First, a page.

Spring is the absolute best time of the year to sell a house. Right?
Is there hard statistical evidence that listing your house in April, May or June — flowers blooming, birds chirping, lawns greened up after a tough winter — actually nets you a higher price or a shorter time from listing to sale? Not exactly.
A study of 1.1 million home listings between 2011 and 2013 in 19 major markets by the national realty brokerage firm Redfin found that, contrary to popular impressions, houses put on the market in winter — defined as Dec. 21 through March 21 — had a 9 percent greater probability of selling within 180 days and at a smaller discount to the initial list price than houses put on the market between March 22 and June 21. The advantage jumped to 10 percent over listings between June 22 and Sept. 20. Winter listers ultimately sold for prices 1.2 percentage points higher than homes listed during any other season.
Though there were geographic differences, researchers found that even in areas with harsh winters, there were statistical advantages for listers. In Chicago there was a 13 percent advantage in selling time for listings initiated in the late December through mid-March period compared with listings in the summer.
In Boston, the advantage was 14 percent. In Los Angeles and San Diego, even with their relatively mild winters, the advantage was still evident — 9 points and 11 points, respectively. In Seattle, it was 12 points.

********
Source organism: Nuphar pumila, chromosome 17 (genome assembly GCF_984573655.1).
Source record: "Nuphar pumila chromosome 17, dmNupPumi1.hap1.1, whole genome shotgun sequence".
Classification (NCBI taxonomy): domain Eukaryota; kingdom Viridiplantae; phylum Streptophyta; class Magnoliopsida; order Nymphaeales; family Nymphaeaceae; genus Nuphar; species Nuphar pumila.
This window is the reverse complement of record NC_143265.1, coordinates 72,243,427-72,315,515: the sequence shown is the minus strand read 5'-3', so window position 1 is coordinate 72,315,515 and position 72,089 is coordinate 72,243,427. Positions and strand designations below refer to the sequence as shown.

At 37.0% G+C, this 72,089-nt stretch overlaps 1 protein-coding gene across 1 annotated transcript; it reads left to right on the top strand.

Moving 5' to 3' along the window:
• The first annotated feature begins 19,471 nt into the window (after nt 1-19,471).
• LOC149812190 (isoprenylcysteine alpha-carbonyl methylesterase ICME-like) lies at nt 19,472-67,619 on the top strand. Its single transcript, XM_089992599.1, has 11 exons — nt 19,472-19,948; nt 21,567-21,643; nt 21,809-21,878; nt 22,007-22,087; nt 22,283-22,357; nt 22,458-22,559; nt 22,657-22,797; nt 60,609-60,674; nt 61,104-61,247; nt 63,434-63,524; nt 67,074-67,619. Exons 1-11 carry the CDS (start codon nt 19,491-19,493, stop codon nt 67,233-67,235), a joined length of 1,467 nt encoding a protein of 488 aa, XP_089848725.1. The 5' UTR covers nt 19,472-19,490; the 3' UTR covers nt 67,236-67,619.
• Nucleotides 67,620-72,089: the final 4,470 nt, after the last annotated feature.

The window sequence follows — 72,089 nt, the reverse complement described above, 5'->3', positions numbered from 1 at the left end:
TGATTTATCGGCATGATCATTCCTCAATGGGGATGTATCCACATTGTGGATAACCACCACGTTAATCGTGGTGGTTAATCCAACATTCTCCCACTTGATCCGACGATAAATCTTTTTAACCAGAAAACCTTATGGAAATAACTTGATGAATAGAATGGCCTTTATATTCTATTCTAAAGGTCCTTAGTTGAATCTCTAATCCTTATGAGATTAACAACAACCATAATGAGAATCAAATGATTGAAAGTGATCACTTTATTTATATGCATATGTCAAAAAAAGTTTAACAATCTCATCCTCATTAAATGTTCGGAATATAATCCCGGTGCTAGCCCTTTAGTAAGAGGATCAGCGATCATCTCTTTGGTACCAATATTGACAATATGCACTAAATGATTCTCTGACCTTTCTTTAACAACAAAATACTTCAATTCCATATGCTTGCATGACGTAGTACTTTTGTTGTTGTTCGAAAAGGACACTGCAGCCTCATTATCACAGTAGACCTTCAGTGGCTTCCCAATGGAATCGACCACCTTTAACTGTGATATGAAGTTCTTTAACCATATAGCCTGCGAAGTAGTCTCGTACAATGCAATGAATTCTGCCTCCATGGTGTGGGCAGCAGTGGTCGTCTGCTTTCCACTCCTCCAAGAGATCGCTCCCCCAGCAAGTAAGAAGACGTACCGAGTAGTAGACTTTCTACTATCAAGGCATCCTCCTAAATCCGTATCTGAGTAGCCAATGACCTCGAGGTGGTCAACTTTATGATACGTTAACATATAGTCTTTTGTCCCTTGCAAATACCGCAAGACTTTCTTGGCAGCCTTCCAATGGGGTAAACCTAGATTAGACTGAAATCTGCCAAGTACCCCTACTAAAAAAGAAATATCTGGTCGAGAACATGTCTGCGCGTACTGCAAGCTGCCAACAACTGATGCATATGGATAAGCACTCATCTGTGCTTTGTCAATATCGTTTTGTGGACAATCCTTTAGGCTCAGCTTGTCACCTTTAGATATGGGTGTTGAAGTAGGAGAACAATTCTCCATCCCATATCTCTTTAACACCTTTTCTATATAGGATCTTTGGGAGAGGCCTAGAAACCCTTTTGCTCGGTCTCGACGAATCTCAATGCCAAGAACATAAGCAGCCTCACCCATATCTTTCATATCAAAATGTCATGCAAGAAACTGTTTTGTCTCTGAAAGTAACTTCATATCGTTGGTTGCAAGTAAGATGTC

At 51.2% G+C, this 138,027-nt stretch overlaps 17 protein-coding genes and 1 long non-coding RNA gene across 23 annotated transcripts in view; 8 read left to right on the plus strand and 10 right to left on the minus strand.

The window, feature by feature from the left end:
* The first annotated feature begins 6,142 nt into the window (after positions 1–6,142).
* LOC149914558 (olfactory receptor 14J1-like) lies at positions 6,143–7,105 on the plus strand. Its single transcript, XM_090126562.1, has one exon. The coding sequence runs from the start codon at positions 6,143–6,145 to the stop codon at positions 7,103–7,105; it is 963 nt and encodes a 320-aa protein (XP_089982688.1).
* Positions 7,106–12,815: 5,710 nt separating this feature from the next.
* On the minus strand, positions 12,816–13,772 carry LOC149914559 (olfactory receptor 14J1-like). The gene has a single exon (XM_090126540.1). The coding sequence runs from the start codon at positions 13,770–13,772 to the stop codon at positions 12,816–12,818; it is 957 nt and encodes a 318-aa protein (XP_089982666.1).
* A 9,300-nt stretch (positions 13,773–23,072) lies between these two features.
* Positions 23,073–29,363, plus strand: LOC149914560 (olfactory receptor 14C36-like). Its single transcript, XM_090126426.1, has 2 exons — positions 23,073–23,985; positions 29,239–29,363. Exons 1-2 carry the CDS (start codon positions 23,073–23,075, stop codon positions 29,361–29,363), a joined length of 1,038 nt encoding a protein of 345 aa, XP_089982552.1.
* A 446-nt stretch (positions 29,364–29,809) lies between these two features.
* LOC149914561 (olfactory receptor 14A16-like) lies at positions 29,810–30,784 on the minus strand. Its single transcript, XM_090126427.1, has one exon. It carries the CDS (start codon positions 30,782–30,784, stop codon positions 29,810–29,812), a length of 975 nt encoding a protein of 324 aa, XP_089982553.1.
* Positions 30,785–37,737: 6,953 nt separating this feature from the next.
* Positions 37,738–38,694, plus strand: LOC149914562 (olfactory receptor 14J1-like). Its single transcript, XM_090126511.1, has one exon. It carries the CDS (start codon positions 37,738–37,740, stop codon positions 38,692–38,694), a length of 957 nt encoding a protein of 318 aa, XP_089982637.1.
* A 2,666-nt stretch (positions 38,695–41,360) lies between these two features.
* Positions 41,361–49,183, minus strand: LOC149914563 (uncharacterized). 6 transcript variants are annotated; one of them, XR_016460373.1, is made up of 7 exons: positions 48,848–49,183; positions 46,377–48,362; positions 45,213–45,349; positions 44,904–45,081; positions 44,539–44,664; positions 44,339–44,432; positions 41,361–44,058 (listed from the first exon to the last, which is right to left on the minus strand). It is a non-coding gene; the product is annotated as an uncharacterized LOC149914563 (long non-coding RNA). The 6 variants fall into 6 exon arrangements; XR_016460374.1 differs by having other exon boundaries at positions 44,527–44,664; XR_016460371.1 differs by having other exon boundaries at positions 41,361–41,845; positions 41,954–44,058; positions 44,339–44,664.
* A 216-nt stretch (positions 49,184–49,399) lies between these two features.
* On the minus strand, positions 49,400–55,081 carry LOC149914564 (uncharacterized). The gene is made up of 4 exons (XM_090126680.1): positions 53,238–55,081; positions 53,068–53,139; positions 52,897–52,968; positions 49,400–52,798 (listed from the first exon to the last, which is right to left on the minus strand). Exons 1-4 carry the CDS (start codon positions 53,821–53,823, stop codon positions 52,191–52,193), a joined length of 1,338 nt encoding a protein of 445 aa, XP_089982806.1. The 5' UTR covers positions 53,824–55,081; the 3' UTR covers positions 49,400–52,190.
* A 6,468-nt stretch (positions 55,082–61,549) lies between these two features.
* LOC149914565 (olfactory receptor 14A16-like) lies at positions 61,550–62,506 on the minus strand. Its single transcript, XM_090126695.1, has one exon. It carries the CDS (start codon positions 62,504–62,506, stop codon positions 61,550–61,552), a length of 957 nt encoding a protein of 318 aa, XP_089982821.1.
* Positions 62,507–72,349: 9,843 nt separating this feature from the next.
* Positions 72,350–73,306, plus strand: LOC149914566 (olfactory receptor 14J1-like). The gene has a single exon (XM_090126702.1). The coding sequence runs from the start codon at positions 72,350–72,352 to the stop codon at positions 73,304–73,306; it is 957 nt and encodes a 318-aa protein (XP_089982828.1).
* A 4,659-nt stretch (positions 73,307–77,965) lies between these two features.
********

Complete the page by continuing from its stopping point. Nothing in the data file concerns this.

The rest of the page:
Ellen Haberle, a Redfin economist, said sales agents in Boston and Chicago reported that the greatest effect of winter weather this year was not on buyers: They were scoping out available listings early on. Instead it was the owners who lagged, reluctant to list their homes because they didn’t want to shovel snow or start the interior spiffing-up needed to properly market their property.
So should the season influence whether — and precisely when — you list your house for sale? Sure. But other, more personal factors should get higher priority: Is your house ready to list and show? Have you interviewed multiple agents to get comparative market analyses on your home’s probable selling price range? Are you prepared to do what’s necessary to sell at maximum price, which may include staging the interior and completing fixes and improvements?
Answer those questions, and price realistically based on the market analyses you’ve received from professionals — which may include advice on timing — and you should have a good shot at a successful sale.